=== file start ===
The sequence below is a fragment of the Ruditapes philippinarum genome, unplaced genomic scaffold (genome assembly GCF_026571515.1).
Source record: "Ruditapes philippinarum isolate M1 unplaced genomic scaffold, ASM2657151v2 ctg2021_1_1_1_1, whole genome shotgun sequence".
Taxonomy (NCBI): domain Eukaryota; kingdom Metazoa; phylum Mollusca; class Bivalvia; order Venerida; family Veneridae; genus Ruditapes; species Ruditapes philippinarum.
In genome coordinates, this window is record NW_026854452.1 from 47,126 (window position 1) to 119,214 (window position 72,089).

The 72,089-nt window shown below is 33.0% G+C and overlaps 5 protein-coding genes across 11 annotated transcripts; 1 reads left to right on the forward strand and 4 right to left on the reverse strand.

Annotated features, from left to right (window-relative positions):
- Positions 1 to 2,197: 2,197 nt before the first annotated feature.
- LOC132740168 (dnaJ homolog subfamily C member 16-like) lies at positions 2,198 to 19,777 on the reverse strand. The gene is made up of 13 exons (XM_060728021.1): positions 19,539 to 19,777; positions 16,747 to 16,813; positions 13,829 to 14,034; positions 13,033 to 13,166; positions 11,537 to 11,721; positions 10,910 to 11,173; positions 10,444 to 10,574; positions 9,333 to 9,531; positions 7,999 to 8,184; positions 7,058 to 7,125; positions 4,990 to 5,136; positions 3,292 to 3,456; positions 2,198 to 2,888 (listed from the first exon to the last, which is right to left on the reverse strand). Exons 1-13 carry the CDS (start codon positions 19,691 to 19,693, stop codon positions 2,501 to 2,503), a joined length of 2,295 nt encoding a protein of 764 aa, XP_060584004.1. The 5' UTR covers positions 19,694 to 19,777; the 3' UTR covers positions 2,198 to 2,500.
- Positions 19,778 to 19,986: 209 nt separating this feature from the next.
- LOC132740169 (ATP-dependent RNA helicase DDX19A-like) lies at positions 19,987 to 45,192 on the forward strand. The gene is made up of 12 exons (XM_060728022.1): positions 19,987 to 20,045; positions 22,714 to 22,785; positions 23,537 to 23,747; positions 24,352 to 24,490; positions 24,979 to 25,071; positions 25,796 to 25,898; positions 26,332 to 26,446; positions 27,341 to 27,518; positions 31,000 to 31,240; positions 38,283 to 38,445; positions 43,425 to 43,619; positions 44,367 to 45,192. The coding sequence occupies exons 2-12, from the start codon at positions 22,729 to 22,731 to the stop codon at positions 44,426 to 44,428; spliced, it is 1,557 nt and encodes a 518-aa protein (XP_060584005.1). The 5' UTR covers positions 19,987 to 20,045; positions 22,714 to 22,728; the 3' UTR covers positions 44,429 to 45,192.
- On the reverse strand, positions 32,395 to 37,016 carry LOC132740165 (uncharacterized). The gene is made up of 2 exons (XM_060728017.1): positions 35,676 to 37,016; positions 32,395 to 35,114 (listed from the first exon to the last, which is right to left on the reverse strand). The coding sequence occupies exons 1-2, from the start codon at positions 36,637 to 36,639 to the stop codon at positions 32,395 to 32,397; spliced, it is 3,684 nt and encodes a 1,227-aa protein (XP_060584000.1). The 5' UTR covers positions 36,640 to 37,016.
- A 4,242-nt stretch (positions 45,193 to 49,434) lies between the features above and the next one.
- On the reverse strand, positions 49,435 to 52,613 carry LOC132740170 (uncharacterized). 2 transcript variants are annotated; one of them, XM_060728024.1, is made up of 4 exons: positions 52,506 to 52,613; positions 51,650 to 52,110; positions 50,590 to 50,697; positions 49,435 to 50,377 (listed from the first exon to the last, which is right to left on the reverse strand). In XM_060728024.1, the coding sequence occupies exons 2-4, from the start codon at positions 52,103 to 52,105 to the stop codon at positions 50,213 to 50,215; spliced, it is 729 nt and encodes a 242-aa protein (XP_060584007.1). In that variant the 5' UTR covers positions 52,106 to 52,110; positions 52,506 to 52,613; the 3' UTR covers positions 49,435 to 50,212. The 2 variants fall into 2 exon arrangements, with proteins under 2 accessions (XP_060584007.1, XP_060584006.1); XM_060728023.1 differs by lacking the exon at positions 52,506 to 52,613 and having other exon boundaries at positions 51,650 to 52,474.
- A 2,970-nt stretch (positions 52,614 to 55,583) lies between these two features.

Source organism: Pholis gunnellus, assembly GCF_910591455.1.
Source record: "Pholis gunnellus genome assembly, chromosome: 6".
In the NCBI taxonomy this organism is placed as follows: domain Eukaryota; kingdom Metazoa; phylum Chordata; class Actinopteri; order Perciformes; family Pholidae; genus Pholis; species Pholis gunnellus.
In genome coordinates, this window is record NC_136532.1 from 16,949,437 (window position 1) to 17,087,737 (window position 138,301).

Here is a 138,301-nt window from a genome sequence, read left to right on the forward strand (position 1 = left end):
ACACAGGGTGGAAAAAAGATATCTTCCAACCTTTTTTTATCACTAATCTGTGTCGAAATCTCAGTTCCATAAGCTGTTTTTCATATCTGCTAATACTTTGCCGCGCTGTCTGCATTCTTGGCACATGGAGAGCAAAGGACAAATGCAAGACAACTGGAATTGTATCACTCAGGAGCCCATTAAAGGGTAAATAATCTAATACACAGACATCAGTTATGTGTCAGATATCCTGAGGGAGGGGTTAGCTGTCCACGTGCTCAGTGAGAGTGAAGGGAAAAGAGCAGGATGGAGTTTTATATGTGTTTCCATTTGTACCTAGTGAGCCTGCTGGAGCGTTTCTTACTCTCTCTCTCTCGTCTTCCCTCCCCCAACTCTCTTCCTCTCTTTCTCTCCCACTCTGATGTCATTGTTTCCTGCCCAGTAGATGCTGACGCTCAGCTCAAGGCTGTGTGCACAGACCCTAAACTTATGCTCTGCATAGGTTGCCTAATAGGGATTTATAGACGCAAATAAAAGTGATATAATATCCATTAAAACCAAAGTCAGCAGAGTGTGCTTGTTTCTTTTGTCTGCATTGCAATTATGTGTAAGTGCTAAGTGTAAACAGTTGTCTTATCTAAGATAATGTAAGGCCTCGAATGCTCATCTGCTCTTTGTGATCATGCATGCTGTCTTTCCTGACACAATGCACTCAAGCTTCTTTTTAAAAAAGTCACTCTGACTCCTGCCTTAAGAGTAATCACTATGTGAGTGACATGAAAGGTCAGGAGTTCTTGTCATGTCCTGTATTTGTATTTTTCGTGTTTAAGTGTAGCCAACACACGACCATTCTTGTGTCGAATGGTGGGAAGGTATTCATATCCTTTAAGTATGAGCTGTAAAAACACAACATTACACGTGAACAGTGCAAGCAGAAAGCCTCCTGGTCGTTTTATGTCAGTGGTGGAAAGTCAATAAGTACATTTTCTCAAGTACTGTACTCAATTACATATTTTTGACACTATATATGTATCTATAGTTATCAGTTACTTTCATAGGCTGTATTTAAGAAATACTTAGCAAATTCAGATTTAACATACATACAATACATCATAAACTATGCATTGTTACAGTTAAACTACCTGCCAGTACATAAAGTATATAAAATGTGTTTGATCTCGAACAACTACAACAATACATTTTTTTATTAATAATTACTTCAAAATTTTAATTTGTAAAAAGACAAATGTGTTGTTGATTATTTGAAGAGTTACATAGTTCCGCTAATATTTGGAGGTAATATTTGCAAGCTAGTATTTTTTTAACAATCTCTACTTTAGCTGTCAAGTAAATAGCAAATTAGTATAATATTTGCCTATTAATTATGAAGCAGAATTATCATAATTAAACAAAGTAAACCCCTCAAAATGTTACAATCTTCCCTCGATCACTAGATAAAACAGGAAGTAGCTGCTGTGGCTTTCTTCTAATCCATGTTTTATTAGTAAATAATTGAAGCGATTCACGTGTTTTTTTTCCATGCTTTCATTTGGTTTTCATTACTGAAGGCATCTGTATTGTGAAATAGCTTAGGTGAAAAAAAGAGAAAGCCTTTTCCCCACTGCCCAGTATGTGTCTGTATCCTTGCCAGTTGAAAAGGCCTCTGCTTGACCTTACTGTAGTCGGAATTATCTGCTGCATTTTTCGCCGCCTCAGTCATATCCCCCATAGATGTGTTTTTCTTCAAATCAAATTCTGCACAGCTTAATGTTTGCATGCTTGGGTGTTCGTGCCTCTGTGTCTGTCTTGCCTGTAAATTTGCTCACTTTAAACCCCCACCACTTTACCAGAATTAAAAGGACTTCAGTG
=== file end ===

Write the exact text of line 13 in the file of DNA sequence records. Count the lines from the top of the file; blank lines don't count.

- On the reverse strand, positions 49,435 to 52,613 carry LOC132740170 (uncharacterized). 2 transcript variants are annotated; one of them, XM_060728024.1, is made up of 4 exons: positions 52,506 to 52,613; positions 51,650 to 52,110; positions 50,590 to 50,697; positions 49,435 to 50,377 (listed from the first exon to the last, which is right to left on the reverse strand). In XM_060728024.1, the coding sequence occupies exons 2-4, from the start codon at positions 52,103 to 52,105 to the stop codon at positions 50,213 to 50,215; spliced, it is 729 nt and encodes a 242-aa protein (XP_060584007.1). In that variant the 5' UTR covers positions 52,106 to 52,110; positions 52,506 to 52,613; the 3' UTR covers positions 49,435 to 50,212. The 2 variants fall into 2 exon arrangements, with proteins under 2 accessions (XP_060584007.1, XP_060584006.1); XM_060728023.1 differs by lacking the exon at positions 52,506 to 52,613 and having other exon boundaries at positions 51,650 to 52,474.